Cubic Motion’s Simon Elms explains the important decisions that must be made before considering motion capture

Performance capture is not animation

We provide specialist facial animation services to many of the world’s largest games developers. Most of the time, some type of performance capture is part of the pipeline and, as a result, new clients will often inquire about ‘capture technology’, wondering how ours compares to others.

Cubic Motion isn’t a vendor of capture technology. We create solutions – usually service-based – for delivering large volumes of high-end facial animation quickly. We’re not tied to any capture method. So we spend quite a lot time explaining to developers that they’re on the wrong track if their first task is to survey capture technologies.

The reason for that is performance capture isn’t animation. You can have the most powerful capture system ever seen and achieve nothing. Likewise, some developers produce great results without any capture at all. Misunderstanding the role of capture remains a major source of confusion, lost cost, and wasted effort for too many developers.

We’ve always believed that any project in facial animation should start with a vision of what you want to see on the screen. Forget about capture at this stage – just decide how you want it to look. Is it photorealistic? Is it even human? Should it by stylised?

Are you trying to produce perfect replicas of real physical actors, or novel characters?

Once you’ve made this choice, you must move on to facial rigs. There have been a few examples of rig-free facial animation based on dense scanning, but we consider them impractical and far too limiting. Any visual advantage a rig-free system may have had has gone. Modern rigs can achieve the same results and better.


Use great rigs. You won’t make a more important decision, but here’s the unfortunate truth: great facial rigs are very hard to build. A common mistake is to collect a set of scans (FACS poses, for example) and assume that some basic processing will yield a set of blendshapes (or whatever) to do the job. It’s much more complex than that.

A great rig must be thoroughly decomposed into isolated controls so that it’s able to generalise to any shape required. If you’ve got a game to make, and don’t have a brilliant rigging team in place already, our advice would be to outsource it to experts.

Once you’re happy with the rigs, and satisfied that your game engine can handle them, it’s time to consider capture options. Most developers tend to choose some form of head-mounted camera system. You can opt for single or multi-camera systems, and various other configurations.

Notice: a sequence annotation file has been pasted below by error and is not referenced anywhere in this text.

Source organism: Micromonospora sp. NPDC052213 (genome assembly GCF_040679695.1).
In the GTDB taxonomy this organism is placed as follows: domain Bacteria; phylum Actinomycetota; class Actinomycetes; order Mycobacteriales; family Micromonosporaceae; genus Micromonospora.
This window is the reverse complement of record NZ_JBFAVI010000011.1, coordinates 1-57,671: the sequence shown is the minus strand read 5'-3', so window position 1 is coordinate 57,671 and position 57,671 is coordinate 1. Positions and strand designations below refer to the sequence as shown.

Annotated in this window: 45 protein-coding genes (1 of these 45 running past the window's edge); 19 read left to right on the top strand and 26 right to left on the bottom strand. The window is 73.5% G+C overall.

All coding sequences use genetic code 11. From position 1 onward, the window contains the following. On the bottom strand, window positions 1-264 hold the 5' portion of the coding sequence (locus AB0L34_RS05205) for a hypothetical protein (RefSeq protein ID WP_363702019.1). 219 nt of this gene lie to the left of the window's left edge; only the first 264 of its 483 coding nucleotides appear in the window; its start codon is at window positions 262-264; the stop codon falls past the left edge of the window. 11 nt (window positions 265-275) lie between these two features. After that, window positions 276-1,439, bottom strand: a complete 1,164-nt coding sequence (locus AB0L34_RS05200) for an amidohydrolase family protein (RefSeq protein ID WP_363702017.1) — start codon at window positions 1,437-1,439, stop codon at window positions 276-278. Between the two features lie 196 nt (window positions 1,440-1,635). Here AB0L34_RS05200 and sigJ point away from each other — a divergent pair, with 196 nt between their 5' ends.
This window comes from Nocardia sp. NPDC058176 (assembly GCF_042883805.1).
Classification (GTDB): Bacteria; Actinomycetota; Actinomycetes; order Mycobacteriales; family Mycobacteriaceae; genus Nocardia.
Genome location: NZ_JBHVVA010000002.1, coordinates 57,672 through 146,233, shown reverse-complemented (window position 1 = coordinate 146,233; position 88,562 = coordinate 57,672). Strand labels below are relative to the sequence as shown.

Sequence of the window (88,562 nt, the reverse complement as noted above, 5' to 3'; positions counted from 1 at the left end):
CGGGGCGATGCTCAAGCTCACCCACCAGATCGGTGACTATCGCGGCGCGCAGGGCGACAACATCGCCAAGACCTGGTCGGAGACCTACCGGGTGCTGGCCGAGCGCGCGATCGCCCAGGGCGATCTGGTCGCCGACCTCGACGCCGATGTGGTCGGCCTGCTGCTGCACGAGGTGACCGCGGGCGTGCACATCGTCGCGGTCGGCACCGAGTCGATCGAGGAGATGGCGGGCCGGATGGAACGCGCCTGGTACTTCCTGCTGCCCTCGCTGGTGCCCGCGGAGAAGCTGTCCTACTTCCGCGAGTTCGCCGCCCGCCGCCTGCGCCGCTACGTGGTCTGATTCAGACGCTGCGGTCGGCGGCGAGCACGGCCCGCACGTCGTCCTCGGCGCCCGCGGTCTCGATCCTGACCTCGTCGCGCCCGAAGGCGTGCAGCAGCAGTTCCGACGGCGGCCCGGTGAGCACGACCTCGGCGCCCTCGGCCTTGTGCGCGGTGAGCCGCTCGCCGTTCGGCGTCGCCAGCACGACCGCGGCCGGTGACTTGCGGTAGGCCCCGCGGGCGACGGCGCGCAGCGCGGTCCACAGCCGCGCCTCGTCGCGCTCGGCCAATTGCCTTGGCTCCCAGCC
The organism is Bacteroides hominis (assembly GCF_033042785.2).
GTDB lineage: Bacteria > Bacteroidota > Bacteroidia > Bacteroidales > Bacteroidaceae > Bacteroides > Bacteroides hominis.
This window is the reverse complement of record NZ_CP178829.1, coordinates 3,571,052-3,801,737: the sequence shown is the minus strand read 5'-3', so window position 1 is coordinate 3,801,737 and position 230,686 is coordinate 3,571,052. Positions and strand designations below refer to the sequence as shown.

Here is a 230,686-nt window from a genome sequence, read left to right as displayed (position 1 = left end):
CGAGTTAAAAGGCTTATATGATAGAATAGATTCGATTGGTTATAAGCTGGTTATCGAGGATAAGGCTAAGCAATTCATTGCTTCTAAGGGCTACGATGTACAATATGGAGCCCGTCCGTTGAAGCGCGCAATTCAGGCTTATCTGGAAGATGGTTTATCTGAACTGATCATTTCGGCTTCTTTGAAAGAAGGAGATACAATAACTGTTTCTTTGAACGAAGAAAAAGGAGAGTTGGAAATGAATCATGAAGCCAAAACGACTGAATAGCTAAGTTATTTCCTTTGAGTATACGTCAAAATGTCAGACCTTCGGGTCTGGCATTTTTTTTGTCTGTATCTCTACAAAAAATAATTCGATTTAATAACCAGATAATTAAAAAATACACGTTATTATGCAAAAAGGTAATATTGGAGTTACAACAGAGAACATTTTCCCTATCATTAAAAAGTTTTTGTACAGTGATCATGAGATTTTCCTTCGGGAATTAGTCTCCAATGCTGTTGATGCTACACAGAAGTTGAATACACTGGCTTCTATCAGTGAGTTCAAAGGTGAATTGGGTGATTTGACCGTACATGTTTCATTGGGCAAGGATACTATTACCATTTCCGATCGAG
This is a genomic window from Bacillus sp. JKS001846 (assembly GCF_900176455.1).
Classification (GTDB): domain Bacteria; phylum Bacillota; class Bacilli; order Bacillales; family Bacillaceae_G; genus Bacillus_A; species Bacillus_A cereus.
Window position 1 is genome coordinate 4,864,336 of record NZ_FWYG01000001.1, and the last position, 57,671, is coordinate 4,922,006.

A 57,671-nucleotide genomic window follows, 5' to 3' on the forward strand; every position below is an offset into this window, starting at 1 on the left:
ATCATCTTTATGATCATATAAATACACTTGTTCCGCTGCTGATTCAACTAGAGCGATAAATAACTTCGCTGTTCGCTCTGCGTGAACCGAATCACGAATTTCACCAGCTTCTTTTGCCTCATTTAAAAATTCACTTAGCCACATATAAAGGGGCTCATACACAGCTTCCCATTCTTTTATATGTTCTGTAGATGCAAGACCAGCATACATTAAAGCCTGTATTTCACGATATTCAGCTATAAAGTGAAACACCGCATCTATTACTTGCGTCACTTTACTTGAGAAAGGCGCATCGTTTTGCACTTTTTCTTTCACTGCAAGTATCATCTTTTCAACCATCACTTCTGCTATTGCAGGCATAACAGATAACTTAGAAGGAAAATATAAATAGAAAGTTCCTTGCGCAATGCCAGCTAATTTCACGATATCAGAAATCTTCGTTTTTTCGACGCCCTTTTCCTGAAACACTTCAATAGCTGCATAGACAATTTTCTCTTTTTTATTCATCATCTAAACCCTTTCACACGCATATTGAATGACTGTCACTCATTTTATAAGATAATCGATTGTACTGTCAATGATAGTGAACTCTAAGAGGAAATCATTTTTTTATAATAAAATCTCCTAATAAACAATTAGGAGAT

The natural assumption is that more cameras must produce better results, but it’s not that simple. Many factors determine how well performance capture will work, but if you’ve worked on the capture stage itself, you’ll probably realise that stability and ease-of-use are very important. If a complex system shakes too much, or is uncomfortable to wear, you may find the benefits of extra cameras are outweighed by the problems.

The better your rig, the less complex your capture needs to be. When clients test with us, they’re often (pleasantly) shocked by the quality of results from a single-camera system. In many cases, this quality will already exceed the expectations they had from a multi-camera system, and, therefore, they choose this most simple solution.

That’s not to say there isn’t a place for multi-camera capture, or other types of capture – even old-fashioned marker-based mo-cap. The point is simply that you should start with the end in mind, and then work backwards. What do you want to see on-screen? What rig do you need to build to deliver that vision? Then lastly, what type of capture best balances the optimal data to drive that rig, and the convenience and robustness during filming?

Finally, don’t try to make all these decisions yourself – trust experts who’ve done this time and again.

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